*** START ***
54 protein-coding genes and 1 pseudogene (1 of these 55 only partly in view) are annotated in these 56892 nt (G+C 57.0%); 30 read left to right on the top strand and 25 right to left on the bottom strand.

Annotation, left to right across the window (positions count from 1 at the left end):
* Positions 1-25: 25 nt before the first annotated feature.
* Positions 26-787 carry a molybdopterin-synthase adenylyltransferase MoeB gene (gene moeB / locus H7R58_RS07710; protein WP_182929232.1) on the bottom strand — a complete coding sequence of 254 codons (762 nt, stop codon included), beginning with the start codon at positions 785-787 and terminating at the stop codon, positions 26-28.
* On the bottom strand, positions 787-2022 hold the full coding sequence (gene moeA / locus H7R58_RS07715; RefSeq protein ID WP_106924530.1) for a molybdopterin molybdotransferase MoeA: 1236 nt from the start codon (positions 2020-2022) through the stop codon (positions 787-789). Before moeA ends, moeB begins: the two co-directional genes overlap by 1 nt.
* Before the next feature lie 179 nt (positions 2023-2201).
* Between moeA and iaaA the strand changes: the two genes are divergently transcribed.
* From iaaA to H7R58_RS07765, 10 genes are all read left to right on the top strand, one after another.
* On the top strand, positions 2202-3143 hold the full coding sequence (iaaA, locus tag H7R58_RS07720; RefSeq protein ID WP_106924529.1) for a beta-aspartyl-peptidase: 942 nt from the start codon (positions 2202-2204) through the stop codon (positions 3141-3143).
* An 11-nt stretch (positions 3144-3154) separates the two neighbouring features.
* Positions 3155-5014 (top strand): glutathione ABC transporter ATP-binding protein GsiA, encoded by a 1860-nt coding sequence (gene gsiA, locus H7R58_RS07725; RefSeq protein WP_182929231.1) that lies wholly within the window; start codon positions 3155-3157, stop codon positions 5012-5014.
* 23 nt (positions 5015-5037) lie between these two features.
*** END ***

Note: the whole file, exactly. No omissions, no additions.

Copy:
54 protein-coding genes and 1 pseudogene (1 of these 55 only partly in view) are annotated in these 56892 nt (G+C 57.0%); 30 read left to right on the top strand and 25 right to left on the bottom strand.

Annotation, left to right across the window (positions count from 1 at the left end):
* Positions 1-25: 25 nt before the first annotated feature.
* Positions 26-787 carry a molybdopterin-synthase adenylyltransferase MoeB gene (gene moeB / locus H7R58_RS07710; protein WP_182929232.1) on the bottom strand — a complete coding sequence of 254 codons (762 nt, stop codon included), beginning with the start codon at positions 785-787 and terminating at the stop codon, positions 26-28.
* On the bottom strand, positions 787-2022 hold the full coding sequence (gene moeA / locus H7R58_RS07715; RefSeq protein ID WP_106924530.1) for a molybdopterin molybdotransferase MoeA: 1236 nt from the start codon (positions 2020-2022) through the stop codon (positions 787-789). Before moeA ends, moeB begins: the two co-directional genes overlap by 1 nt.
* Before the next feature lie 179 nt (positions 2023-2201).
* Between moeA and iaaA the strand changes: the two genes are divergently transcribed.
* From iaaA to H7R58_RS07765, 10 genes are all read left to right on the top strand, one after another.
* On the top strand, positions 2202-3143 hold the full coding sequence (iaaA, locus tag H7R58_RS07720; RefSeq protein ID WP_106924529.1) for a beta-aspartyl-peptidase: 942 nt from the start codon (positions 2202-2204) through the stop codon (positions 3141-3143).
* An 11-nt stretch (positions 3144-3154) separates the two neighbouring features.
* Positions 3155-5014 (top strand): glutathione ABC transporter ATP-binding protein GsiA, encoded by a 1860-nt coding sequence (gene gsiA, locus H7R58_RS07725; RefSeq protein WP_182929231.1) that lies wholly within the window; start codon positions 3155-3157, stop codon positions 5012-5014.
* 23 nt (positions 5015-5037) lie between these two features.